As any unfit person forced to walk somewhere will tell you, the fastest way is rarely the most efficient. And neither, it seems, is the shortest. It’s not just a matter of how hard you exert yourself; if you have to walk a mile straight up the side of a mountain, it’s generally going to take more energy than a five-mile walk around the base. So it goes with cars—the route you choose can have just as much of an effect on your fuel or battery use as how you drive.
And it’s exactly this that Google Maps is looking to address with an update that’s already in America and is coming to Europe early next year. According to Russell Dicker, senior product director at Google, “in addition to showing the fastest route, Google Maps will also display the one that’s the most fuel-efficient—if it doesn’t happen to also be the fastest...you can see the relative fuel savings and ETA difference between the two routes and choose the one that works best for you.”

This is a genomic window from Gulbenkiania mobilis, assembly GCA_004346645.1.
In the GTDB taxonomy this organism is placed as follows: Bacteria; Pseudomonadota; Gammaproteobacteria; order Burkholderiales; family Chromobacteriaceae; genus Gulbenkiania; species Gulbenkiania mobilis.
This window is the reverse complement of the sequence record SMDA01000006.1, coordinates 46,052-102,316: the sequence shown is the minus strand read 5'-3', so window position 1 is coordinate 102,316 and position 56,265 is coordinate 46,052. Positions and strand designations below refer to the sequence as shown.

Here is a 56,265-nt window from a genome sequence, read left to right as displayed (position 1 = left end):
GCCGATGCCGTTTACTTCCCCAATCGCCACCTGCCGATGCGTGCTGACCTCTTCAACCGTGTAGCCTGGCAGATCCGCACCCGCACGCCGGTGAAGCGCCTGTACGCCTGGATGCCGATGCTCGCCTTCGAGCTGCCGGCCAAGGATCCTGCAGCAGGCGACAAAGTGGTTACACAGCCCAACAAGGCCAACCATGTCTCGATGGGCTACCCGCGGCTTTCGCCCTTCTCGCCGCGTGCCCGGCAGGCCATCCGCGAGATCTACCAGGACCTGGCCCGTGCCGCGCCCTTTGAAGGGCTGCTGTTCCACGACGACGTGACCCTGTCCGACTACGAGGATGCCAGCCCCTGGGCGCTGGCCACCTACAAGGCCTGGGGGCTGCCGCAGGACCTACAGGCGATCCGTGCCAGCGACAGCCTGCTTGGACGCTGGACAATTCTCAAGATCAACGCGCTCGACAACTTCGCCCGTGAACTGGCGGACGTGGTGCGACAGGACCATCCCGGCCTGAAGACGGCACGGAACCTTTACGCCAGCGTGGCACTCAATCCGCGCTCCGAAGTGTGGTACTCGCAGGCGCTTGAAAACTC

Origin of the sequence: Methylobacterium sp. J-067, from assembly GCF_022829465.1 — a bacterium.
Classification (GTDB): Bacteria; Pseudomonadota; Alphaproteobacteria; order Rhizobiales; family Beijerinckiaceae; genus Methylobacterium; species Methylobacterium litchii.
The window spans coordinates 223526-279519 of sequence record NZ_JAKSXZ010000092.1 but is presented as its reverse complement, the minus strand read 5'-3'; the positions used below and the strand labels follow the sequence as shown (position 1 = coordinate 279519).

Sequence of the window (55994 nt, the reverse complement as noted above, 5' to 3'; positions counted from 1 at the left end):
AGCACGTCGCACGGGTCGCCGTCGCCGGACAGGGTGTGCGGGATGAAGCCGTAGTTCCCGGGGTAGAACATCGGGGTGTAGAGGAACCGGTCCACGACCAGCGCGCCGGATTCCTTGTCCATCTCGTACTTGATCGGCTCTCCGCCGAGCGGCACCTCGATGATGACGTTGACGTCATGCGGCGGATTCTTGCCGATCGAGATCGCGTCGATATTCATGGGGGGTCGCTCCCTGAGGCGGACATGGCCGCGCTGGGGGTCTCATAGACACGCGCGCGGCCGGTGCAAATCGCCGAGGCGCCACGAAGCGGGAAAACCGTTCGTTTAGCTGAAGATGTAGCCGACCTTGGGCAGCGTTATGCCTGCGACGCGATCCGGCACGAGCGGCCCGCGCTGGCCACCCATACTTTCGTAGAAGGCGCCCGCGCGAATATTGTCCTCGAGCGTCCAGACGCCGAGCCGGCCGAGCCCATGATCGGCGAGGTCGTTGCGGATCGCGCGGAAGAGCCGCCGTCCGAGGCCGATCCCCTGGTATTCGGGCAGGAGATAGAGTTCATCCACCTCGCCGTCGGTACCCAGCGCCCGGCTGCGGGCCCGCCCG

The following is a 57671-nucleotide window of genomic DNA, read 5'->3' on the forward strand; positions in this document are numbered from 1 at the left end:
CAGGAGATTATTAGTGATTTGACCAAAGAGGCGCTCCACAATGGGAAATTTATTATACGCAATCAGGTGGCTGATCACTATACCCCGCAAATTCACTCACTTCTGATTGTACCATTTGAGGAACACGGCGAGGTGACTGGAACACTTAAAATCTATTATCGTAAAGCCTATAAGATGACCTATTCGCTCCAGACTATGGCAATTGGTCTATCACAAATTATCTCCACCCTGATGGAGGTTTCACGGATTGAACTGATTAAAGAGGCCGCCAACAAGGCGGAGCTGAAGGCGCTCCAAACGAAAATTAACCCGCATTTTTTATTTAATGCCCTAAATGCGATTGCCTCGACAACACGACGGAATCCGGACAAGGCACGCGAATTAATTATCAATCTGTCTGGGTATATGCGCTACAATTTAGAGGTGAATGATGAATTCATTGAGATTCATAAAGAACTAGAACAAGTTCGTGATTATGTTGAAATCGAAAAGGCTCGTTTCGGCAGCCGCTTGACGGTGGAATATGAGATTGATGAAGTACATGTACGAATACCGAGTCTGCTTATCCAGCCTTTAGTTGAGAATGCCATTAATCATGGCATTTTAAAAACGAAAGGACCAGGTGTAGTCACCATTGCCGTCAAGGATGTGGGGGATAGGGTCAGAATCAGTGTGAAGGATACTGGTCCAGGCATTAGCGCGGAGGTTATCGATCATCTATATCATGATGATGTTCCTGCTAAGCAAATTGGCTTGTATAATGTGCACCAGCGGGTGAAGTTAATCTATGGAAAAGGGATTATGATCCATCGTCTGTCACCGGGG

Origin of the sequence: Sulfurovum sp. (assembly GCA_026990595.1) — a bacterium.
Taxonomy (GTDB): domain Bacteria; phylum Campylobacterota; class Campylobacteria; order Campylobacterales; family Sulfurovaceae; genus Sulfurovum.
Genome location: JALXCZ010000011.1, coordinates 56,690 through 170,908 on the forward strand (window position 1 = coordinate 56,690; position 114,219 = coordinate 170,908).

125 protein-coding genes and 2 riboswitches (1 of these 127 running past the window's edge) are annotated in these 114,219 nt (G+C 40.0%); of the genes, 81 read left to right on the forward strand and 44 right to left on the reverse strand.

Optimizing routes for efficiency is nothing new, of course—UPS famously organizes its delivery routes to avoid turning left (or across traffic), which usually means more time spent at idle waiting for oncoming cars, which wastes fuel and increases emissions. The delivery company pioneered the idea before GPS and computers (bet that used to be a fun job for someone), and even created its own maps. These days, UPS has its own software that sorts out the most efficient route, presumably using its own hyper-detailed maps—and not Google’s.
Obviously, the best thing for fuel use, emissions, and indeed fitness would be to walk. But that’s an easy thing to say when we’re not facing a mile-long uphill climb.
NOTE: This article first appeared on TopGear.com. Minor edits have been made.
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